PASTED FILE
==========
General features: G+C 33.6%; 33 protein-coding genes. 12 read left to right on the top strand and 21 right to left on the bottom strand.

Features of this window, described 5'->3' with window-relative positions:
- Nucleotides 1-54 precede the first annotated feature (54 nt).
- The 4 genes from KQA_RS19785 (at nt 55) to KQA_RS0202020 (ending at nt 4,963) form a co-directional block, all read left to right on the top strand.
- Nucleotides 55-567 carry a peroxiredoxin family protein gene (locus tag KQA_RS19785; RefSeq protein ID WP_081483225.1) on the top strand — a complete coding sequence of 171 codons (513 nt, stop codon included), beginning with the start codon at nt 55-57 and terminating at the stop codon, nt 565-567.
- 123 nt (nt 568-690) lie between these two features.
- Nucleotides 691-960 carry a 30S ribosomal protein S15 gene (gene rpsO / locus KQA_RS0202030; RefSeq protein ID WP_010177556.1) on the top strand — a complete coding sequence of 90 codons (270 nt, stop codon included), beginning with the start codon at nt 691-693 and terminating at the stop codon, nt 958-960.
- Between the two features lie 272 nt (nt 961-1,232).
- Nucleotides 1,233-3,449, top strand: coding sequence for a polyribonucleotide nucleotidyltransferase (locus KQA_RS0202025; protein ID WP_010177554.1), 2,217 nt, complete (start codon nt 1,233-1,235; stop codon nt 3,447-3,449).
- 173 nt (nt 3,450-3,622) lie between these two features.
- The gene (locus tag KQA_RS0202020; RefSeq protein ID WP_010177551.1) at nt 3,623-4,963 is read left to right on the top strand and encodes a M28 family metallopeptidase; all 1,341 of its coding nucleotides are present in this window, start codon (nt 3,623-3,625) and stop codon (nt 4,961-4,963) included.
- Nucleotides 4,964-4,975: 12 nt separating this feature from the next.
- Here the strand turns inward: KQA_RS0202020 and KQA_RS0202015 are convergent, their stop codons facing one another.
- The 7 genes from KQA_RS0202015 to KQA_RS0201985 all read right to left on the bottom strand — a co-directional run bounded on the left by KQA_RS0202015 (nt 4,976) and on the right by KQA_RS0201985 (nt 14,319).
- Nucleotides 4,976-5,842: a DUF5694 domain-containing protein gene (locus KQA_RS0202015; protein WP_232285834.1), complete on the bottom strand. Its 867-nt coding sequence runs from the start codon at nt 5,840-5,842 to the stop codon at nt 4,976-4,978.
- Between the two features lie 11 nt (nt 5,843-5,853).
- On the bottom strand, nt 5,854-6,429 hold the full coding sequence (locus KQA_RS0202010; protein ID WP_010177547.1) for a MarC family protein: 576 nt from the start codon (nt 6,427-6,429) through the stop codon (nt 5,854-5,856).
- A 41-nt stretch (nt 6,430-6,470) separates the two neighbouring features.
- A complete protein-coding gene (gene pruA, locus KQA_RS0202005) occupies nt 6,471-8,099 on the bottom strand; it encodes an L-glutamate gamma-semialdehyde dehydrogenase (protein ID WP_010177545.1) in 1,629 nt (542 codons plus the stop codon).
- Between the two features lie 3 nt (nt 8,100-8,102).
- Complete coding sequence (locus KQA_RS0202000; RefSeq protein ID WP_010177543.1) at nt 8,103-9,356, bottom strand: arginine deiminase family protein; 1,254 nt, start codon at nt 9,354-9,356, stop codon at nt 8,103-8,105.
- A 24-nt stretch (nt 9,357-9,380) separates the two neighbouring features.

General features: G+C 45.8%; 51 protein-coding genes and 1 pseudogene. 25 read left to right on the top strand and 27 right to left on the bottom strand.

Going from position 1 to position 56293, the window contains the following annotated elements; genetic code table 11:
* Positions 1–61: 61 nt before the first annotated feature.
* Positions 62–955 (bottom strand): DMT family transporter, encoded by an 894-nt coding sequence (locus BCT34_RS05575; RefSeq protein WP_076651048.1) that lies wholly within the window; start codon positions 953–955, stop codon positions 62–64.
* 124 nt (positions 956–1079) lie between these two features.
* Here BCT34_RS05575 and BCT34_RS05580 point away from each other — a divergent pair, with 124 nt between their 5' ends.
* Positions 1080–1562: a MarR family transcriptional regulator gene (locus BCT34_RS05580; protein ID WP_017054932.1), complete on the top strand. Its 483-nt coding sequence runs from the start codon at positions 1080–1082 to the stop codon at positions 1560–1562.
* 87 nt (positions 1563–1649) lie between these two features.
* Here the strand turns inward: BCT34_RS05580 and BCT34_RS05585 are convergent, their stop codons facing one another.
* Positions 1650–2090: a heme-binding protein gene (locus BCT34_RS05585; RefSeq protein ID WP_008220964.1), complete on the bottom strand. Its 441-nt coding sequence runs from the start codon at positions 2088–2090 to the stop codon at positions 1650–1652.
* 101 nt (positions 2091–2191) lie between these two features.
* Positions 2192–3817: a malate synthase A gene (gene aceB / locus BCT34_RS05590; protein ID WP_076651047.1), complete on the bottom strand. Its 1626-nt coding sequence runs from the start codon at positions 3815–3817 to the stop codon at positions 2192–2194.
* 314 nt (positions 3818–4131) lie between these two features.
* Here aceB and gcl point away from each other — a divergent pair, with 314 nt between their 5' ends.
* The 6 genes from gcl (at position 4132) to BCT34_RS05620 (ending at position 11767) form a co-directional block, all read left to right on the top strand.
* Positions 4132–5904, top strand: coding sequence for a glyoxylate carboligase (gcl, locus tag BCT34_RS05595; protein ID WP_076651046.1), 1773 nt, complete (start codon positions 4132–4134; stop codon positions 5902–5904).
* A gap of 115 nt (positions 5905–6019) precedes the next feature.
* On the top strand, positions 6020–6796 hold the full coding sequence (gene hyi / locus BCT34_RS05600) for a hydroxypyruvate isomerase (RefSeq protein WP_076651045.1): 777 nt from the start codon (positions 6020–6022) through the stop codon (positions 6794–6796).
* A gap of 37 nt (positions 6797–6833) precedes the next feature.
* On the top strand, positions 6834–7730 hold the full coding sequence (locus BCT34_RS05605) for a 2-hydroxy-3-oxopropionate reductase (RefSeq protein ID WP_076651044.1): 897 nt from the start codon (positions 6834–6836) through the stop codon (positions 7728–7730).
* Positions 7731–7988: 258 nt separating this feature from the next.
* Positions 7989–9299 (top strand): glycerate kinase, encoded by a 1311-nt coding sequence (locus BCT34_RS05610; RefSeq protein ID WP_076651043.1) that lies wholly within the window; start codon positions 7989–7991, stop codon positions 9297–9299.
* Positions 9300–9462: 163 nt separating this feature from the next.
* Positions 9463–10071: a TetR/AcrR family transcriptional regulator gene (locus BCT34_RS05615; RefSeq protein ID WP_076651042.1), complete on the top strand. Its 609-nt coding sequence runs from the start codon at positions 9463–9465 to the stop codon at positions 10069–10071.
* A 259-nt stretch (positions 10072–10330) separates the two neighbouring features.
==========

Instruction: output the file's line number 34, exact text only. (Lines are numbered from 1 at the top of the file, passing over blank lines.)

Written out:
* Positions 2192–3817: a malate synthase A gene (gene aceB / locus BCT34_RS05590; protein ID WP_076651047.1), complete on the bottom strand. Its 1626-nt coding sequence runs from the start codon at positions 3815–3817 to the stop codon at positions 2192–2194.